A health pandemic is a disease that spreads rapidly and widely by infection and affects many individuals in an area or population at the same time. A regional or global health pandemic, depending upon its duration and severity, could severely affect our business. Enrollment in our child care centers could experience sharp declines as families might avoid taking their children out in public in the event of a health pandemic, and local, regional or national governments might limit or ban public interactions to halt or delay the spread of diseases causing business disruptions and the temporary closure of our centers. Additionally, a health pandemic could also impair our ability to hire and retain an adequate level of staff. A health pandemic may have a disproportionate impact on our business compared to other companies that depend less on the performance of services by employees.

 

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Other unforeseen events, including war, terrorism and other international, regional or local instability or conflicts (including labor issues), embargos, natural disasters such as earthquakes, tsunamis, hurricanes, or other adverse weather and climate conditions, whether occurring in the United States or abroad, could disrupt our operations or result in political or economic instability. Enrollment in our child care centers could experience sharp declines as families might avoid taking their children out in public as a result of one or more of these events.

Risks Related to Our Common Stock

We are a “controlled company” within the meaning of the New York Stock Exchange listing rules and, as a result, we qualify for, and intend to rely on, exemptions from certain corporate governance requirements. You will not have the same protections afforded to stockholders of companies that are subject to such requirements.

Our Sponsor continues to control a majority of the voting power of our outstanding common stock. As a result, we are a “controlled company” within the meaning of the corporate governance standards of the New York Stock Exchange. Under these rules, a company of which more than 50% of the voting power is held by an individual, group or another company is a “controlled company” and may elect not to comply with certain corporate governance requirements including:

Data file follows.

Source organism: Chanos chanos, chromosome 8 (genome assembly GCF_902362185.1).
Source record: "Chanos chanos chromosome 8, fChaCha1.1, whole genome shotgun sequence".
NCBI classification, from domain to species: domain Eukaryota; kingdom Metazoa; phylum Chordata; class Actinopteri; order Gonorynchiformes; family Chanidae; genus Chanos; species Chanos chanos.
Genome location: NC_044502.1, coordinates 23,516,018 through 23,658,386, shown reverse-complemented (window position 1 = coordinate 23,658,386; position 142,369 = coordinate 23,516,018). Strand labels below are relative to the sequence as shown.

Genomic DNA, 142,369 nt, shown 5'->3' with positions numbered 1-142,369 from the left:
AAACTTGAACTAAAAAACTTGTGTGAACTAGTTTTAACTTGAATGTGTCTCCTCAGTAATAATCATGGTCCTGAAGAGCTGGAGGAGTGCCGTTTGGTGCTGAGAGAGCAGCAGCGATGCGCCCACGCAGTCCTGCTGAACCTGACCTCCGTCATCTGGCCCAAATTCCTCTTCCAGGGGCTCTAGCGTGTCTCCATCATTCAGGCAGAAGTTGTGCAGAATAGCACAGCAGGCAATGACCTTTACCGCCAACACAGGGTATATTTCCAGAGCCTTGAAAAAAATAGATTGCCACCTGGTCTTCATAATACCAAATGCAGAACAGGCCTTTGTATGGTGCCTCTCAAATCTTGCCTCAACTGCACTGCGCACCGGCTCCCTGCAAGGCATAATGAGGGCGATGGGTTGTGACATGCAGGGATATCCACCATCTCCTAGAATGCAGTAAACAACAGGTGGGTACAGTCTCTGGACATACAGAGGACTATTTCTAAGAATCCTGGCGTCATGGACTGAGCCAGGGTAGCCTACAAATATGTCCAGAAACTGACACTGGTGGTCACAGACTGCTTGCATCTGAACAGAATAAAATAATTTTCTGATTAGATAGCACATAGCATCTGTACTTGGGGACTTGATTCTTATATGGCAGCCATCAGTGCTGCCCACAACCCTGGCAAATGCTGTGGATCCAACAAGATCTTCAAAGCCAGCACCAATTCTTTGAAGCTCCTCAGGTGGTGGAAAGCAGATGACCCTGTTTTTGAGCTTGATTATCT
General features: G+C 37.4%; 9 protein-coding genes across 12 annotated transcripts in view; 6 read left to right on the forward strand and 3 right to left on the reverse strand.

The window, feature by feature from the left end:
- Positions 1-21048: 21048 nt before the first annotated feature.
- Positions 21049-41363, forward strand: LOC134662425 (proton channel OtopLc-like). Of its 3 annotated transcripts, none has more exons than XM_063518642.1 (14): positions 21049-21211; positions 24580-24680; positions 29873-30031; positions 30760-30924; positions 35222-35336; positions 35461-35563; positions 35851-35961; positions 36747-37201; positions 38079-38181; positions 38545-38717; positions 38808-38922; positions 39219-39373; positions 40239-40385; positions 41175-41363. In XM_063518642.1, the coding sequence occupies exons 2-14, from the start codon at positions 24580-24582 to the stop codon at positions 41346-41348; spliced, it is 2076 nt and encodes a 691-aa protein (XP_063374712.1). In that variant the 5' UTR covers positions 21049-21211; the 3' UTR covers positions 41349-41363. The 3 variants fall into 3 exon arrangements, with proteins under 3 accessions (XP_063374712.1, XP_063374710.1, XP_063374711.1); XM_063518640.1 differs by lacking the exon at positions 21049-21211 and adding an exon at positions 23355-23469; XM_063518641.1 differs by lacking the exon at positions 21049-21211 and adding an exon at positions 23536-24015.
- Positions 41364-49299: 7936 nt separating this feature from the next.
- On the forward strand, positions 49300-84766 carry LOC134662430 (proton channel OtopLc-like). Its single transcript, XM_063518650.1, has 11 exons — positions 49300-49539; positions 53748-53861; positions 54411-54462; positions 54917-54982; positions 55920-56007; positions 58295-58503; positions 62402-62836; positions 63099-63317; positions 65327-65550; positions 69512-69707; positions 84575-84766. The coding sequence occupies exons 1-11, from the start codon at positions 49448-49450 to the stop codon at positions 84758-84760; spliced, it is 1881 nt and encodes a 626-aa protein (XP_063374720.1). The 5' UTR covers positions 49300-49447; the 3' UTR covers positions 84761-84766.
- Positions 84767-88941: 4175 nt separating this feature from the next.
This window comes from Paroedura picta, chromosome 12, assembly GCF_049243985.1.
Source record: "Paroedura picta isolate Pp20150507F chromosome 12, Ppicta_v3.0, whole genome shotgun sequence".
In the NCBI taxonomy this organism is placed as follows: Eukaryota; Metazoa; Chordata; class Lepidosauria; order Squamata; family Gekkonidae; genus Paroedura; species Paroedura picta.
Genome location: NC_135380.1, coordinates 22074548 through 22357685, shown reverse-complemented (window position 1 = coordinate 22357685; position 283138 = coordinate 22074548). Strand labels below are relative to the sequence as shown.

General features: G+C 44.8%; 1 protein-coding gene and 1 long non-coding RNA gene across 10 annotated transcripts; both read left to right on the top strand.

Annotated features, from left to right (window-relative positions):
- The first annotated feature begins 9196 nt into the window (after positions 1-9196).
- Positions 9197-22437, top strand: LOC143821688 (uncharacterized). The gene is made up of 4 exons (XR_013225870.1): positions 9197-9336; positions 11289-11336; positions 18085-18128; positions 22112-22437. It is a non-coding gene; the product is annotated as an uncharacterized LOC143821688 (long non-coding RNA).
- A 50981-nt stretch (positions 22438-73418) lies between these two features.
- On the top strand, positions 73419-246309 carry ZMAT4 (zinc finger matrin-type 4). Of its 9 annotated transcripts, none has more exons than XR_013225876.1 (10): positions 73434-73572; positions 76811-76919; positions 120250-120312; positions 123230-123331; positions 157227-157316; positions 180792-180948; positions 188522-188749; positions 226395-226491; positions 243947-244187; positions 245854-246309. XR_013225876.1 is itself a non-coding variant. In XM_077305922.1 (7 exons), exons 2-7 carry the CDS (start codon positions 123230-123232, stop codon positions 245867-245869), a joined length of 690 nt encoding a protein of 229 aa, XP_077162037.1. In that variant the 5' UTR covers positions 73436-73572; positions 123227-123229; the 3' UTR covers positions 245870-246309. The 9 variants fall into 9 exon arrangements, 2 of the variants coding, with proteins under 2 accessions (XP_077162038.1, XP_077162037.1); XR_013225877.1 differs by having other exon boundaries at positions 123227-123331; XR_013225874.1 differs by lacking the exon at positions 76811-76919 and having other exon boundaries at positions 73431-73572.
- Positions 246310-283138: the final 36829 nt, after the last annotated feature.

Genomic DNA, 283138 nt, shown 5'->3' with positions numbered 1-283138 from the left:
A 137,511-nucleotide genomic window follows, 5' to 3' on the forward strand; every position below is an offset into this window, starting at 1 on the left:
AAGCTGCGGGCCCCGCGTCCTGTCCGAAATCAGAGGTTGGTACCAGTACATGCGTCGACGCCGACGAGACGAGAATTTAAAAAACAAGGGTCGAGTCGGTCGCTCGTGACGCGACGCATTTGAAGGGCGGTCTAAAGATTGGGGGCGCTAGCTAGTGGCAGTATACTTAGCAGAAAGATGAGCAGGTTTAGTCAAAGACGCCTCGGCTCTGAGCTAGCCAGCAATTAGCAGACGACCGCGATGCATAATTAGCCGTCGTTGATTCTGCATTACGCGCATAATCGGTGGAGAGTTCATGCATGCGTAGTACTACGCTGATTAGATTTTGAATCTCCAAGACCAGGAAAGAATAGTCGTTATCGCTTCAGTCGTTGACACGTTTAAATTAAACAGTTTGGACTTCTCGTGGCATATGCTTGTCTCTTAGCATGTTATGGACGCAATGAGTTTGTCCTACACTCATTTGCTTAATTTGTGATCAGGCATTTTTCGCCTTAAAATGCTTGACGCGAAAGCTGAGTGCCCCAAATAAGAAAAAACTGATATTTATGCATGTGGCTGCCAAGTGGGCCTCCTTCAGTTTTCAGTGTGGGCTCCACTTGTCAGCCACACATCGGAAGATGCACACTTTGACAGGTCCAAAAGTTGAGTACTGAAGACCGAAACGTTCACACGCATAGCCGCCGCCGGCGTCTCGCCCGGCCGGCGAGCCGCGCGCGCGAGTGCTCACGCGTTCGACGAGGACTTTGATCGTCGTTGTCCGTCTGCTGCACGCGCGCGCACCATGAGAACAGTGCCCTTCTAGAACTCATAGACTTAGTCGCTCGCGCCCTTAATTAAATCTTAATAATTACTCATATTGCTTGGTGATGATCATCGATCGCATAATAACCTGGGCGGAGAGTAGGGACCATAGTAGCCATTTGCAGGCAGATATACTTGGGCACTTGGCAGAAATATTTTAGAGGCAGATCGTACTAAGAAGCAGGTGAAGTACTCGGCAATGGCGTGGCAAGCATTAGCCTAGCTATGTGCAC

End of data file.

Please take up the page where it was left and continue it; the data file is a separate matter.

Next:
the requirement that a majority of the board of directors consist of independent directors;

 

   

the requirement that we have a nominating/corporate governance committee that is composed entirely of independent directors with a written charter addressing the committee’s purpose and responsibilities;

 

   

the requirement that we have a compensation committee that is composed entirely of independent directors with a written charter addressing the committee’s purpose and responsibilities; and

 

   

the requirement for an annual performance evaluation of the nominating/corporate governance and compensation committees.

We intend to continue to utilize these exemptions for so long as the Sponsor continues to control a majority of the voting power of our outstanding common stock. As a result, we do not have a majority of independent directors, our compensation committee does not consist entirely of independent directors and the board committees are not subject to annual performance evaluations. In addition, we do not have a nominating and corporate governance committee. Accordingly, investors do not have the same protections afforded to stockholders of companies that are subject to all of the corporate governance requirements of the New York Stock Exchange (“NYSE”).

The Sponsor has agreed, subject to certain exceptions, not to sell or otherwise dispose of any shares of our common stock or other capital stock or other securities exercisable or convertible therefor for a period of at least 180 days after January 24, 2013, the date our initial public offering became effective, without the prior written consent of Goldman, Sachs & Co., J.P. Morgan Securities LLC and Barclays Capital Inc. Except for this brief period, there can be no assurance as to the period of time during which the Sponsor will maintain its ownership of our common stock.

Our stock price could be extremely volatile, and, as a result, you may not be able to resell your shares at or above the price you paid for them.

Since our initial public offering in January 2013, the price of our common stock, as reported by NYSE, has ranged from a low of $22.00 on January 25, 2013 to a high of $35.13 on March 20, 2013.